, and the country several times appeared to be under military threat from Morocco.http://lcweb2.loc.gov/cgi-bin/query/r?frd/cstdy:@field(DOCID+mr0038)

With Haidallah's ambitious political and social reform program undone by continuing instability, regime inefficiency and a plethora of coup attempts and intrigues from within the military establishment, the CMSN chairman turned increasingly autocratic, excluding other junta officers from power, and provoking discontent by frequently reshuffling the power hierarchy to prevent threats to his position.

On December 12, 1984, Maaouya Ould Sid'Ahmed Taya
Maaouya Ould Sid'Ahmed Taya
Maaouya Ould Sid'Ahmed Taya , was Prime Minister of Mauritania from 1981 to 1984 and president from 1984 to 2005. He guided Mauritania from military rule to democracy, and took a pro-Western stance in foreign affairs...

 deposed Haidallah and declared himself Chairman of the CMSN. Like other rulers before him, he promised a swift transfer to democracy
Democracy
Democracy is generally defined as a form of government in which all adult citizens have an equal say in the decisions that affect their lives. Ideally, this includes equal participation in the proposal, development and passage of legislation into law...

, but then made little of these promises.

The discord between conflicting visions of Mauritanian society as either black or Arab, again rose to the surface during the intercommunal violence that broke out in April 1989 (the "1989 Events"), when a Mauritania-Senegal border dispute
Mauritania-Senegal Border War
The Mauritania–Senegal Border War was a conflict fought between the West African countries of Mauritania and Senegal during 1989–1991. The conflict began around the two countries' River Senegal border, over grazing rights.-Background:...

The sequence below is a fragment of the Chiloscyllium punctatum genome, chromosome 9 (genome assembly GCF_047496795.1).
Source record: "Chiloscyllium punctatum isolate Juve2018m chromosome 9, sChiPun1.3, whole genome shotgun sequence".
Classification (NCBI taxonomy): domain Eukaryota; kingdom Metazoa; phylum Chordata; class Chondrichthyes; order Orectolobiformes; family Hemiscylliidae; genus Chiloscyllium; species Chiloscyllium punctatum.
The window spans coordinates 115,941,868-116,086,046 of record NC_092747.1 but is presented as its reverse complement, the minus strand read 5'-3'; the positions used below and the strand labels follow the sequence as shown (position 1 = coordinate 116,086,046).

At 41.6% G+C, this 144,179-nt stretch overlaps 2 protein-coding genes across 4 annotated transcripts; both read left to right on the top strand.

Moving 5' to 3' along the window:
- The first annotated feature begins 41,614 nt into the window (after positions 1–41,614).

escalated into violence between the two communities. Tens of thousands of black Mauritanians fled or were expelled from the country,http://www.hrw.org/reports/1989/WR89/Mauritan.htm and many remain in Senegal
Mauritanians in Senegal
There is a large community of Mauritanians in Senegal, including tens of thousands of black Mauritanians expelled by their own government during a 1989 border incident.-Migration history:...

 as refugee
Refugee
A refugee is a person who outside her country of origin or habitual residence because she has suffered persecution on account of race, religion, nationality, political opinion, or because she is a member of a persecuted 'social group'. Such a person may be referred to as an 'asylum seeker' until...

s. This is also where the black Mauritanian movement FLAM
African Liberation Forces of Mauritania
The African Liberation Forces of Mauritania is an exiled paramilitary organization for the Black African majority in Arabo-Berber minority Mauritania.- Foundation :...

 is based. Although tension has since subsided, the Arab-African racial tension remains an important feature of the political dialog today. The country continues to experience ethnic tensions between its black minority population and the dominant Mauri
Mauri
Mauri may refer to:*Mauri meaning the life force which all objects contain, in the Māori language of New Zealand and the Rotuman language of Rotuma*Mauri, or Maurya Empire, an ancient caste in India which built its greatest empire...

 (Arab-Berber) populace. A significant number from both groups, however, seek a more diverse, pluralistic society.

1991 to present



Opposition parties were legalized and a new constitution approved in 1991 which put an end to formal military rule. However, Ould Taya's election wins were dismissed as fraudulent by both opposition groups and external observers. In 1998, Mauritania became the third Arab country to recognize Israel
Israel
The State of Israel is a parliamentary republic located in the Middle East, along the eastern shore of the Mediterranean Sea...

, despite strong internal opposition.

In 2001, elections incorporated more safeguards against voter fraud but opposition candidate (and former leader) Mohamed Khouna Ould Haidallah was nevertheless arrested prior to election day on charges of planning a coup, released the same day, and rearrested after the election. Attempted military coups and unrest instigated by Islamist opponents of the regime marred the early years of the 21st century, and the Taya regime's heavy-handed crackdowns were criticized by human rights
Human rights
Human rights are "commonly understood as inalienable fundamental rights to which a person is inherently entitled simply because she or he is a human being." Human rights are thus conceived as universal and egalitarian . These rights may exist as natural rights or as legal rights, in both national...

 groups.

On June 8, 2003 a failed coup attempt was made against President Maaouya Ould Sid'Ahmed Taya